Tuesday, November 20, 2012

Weighted Stanley Cup Standings

Lord Stanley of Preston
Well, as the NHL lockout drags on, we fans are starting to get a little squirrelly and need to find something hockey-related to fill our day. We're now streaming games from Russia and Sweden at 9am just to follow a prospect. I'd never even heard of the Subway Super Series before, but found myself watching a few periods last week. [Note to the NHL and NHLPA: our passion for hockey does not mean you can take our money for granted. We're pissed off at both of you, so don't be surprised if we don't buy as many tickets or jerseys if and when you ever decide to start playing again.]

Albert Grey, 4th Earl Grey
One comment I heard during the ongoing CFL playoffs was about how a Grey Cup was less impressive than a Stanley Cup since there are only eight teams in the league. That is true enough today, but for a long time there were only six teams in the NHL, so for much of the '40s, '50s and '60s a Grey Cup was statistically harder to win. We tend to look at the number of cups won, but not the relative context of how many teams were in the league at the time.

Here's a breakdown of Stanley Cups weighted by the number of teams the champion had to be better than to win it. For example, the Leafs' last cup in 1967 is weighted at 5 as this is the number of teams they had to beat to become champions. Last year the Kings had to be better than 29 other teams to win their cup. Obviously it is harder to win in 2012 than it was in 1967. Whether a Stanley Cup worth now is worth five or six times what it did 45 years ago is open to debate, but that's how these numbers are calculated. The data begins with the 1927 season, as this was the first year where the Stanley Cup could only be won by a team from the NHL.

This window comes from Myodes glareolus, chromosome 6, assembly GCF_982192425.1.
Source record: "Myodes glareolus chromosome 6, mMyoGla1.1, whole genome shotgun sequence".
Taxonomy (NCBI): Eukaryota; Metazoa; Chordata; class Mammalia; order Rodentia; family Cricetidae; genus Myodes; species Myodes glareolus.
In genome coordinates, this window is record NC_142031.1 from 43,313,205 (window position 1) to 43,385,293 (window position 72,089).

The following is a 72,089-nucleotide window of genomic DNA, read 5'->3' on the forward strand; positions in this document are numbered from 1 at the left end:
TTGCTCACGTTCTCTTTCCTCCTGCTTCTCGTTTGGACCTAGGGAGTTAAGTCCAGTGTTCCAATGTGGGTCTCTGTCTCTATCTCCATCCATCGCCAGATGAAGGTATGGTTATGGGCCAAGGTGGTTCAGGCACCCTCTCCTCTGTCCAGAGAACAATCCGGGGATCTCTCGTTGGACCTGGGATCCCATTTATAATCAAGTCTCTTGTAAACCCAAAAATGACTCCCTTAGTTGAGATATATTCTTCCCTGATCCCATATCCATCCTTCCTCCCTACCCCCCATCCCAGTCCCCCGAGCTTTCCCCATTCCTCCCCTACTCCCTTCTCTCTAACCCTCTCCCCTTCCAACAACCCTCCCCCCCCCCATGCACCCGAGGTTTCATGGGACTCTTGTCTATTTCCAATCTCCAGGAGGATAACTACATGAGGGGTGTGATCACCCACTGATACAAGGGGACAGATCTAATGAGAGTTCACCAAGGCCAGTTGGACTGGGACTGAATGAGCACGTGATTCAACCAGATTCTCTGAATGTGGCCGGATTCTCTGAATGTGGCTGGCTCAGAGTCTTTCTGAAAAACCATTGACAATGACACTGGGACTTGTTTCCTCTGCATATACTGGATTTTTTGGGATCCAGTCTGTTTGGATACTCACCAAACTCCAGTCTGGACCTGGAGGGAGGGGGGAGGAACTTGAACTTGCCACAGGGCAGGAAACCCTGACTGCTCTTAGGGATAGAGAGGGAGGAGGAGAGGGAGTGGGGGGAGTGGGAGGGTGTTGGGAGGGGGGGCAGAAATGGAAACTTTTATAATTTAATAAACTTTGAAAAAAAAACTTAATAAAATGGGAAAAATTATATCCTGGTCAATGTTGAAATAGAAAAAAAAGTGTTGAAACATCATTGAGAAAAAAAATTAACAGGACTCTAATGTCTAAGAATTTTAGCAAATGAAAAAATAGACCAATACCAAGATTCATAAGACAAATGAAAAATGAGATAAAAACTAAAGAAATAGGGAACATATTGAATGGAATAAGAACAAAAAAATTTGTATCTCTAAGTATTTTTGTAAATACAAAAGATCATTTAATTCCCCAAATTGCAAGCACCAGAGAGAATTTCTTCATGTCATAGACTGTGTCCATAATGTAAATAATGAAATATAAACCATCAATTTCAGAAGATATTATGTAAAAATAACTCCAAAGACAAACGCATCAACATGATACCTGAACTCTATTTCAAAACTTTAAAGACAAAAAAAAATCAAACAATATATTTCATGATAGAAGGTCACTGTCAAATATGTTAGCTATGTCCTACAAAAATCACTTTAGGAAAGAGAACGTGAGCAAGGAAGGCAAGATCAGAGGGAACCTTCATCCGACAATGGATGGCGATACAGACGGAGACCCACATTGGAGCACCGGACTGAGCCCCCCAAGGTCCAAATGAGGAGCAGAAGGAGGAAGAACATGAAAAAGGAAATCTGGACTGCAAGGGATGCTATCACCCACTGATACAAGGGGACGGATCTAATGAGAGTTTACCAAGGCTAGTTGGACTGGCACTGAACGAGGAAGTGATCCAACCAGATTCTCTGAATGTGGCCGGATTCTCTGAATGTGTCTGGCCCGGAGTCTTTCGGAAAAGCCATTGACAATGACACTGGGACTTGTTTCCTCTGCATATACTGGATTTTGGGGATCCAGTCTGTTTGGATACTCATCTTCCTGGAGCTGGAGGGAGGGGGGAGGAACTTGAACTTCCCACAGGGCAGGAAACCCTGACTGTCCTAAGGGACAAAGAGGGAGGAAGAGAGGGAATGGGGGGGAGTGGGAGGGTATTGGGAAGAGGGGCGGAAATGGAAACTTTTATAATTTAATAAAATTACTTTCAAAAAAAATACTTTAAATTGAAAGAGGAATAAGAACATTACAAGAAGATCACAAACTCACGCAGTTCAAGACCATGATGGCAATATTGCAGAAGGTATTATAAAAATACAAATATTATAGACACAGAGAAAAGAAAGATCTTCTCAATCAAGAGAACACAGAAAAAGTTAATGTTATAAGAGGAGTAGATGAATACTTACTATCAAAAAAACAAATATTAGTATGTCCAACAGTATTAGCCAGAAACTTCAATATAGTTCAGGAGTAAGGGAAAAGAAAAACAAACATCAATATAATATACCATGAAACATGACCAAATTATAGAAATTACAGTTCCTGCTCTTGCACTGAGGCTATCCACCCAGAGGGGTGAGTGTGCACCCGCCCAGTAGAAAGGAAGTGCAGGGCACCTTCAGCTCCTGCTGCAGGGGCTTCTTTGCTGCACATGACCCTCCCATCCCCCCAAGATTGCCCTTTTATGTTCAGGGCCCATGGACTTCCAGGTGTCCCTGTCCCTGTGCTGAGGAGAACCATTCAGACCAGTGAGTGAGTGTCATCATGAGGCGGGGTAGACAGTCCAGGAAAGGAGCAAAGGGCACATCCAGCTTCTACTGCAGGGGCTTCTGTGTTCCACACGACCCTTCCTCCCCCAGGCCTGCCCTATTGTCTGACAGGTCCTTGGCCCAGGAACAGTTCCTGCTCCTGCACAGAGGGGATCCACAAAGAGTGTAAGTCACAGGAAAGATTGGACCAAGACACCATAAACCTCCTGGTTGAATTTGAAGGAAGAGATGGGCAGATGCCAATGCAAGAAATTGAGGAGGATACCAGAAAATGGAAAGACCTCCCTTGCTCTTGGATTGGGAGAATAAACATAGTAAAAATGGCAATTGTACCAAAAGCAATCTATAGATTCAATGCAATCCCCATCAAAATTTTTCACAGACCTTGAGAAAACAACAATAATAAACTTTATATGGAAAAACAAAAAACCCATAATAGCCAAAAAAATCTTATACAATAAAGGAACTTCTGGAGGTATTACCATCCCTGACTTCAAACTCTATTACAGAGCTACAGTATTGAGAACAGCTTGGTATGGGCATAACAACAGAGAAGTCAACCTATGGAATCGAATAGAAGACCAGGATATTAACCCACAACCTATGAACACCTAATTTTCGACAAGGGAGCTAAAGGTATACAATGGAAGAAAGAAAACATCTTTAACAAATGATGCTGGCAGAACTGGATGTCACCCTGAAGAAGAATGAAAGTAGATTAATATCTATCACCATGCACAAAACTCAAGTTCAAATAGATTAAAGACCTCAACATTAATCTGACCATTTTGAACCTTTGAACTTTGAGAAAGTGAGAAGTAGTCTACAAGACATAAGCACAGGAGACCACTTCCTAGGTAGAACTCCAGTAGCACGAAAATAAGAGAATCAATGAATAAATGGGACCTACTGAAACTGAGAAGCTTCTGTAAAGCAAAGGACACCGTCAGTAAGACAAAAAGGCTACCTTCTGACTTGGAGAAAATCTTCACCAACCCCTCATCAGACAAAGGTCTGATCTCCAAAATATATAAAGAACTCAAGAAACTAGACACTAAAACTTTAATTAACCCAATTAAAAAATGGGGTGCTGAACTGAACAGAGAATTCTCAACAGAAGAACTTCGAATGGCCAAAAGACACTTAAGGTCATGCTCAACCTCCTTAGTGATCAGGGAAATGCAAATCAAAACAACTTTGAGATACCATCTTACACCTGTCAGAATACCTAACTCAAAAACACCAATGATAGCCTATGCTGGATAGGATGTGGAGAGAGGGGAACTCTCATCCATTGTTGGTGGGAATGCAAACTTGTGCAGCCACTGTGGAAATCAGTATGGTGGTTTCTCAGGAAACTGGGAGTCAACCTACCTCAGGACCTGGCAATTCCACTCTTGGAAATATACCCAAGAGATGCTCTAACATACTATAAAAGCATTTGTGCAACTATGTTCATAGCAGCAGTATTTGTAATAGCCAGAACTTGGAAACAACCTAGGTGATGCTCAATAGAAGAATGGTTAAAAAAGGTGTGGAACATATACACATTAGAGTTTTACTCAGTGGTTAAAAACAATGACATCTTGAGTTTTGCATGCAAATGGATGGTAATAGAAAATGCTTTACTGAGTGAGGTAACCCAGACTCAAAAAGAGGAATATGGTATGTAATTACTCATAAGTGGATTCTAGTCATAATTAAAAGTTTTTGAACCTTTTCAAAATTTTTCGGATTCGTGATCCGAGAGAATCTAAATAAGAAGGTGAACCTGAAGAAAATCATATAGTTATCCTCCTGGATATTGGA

Team Stanley Cups Weighted Cups
Montreal Canadiens 22 228
Detroit Red Wings 11 147
Edmonton Oilers 5 100
New Jersey Devils 3 81
New York Islanders 4 80
Boston Bruins 6 74
Pittsburgh Penguins 3 70
Toronto Maple Leafs 11 58
Colorado Avalanche 2 54
Chicago Black Hawks 4 49
New York Rangers 4 48
Philadelphia Flyers 2 32
Anaheim Ducks 1 29
Carolina Hurricanes 1 29
Los Angeles Kings 1 29
Tampa Bay Lightning 1 29
Dallas Stars 1 26
Calgary Flames 1 20
Ottawa Senators 1 9
Montreal Maroons 1 8

Using the weighted totals, modern dynasties from Edmonton, New Jersey and Long Island rank better because of more competition in the league. The Maple Leafs on the other hand have more cups, but all were won against thin competition (almost entirely from the six-team NHL era). In this context Toronto's 15 Grey Cups are more impressive than 11 Stanleys. Detroit won seven cups prior to expansion, but four since, so overall the Red Wings do very well. And to no one's surprise, the Canadiens are in a class by themselves, winning over one quarter of the 85 Stanley Cups since 1927. The Habs have won often and consistently in original and modern times.

Of course, once the Oilers string together another five or six cups, there will be a new leader in the weighted standings.

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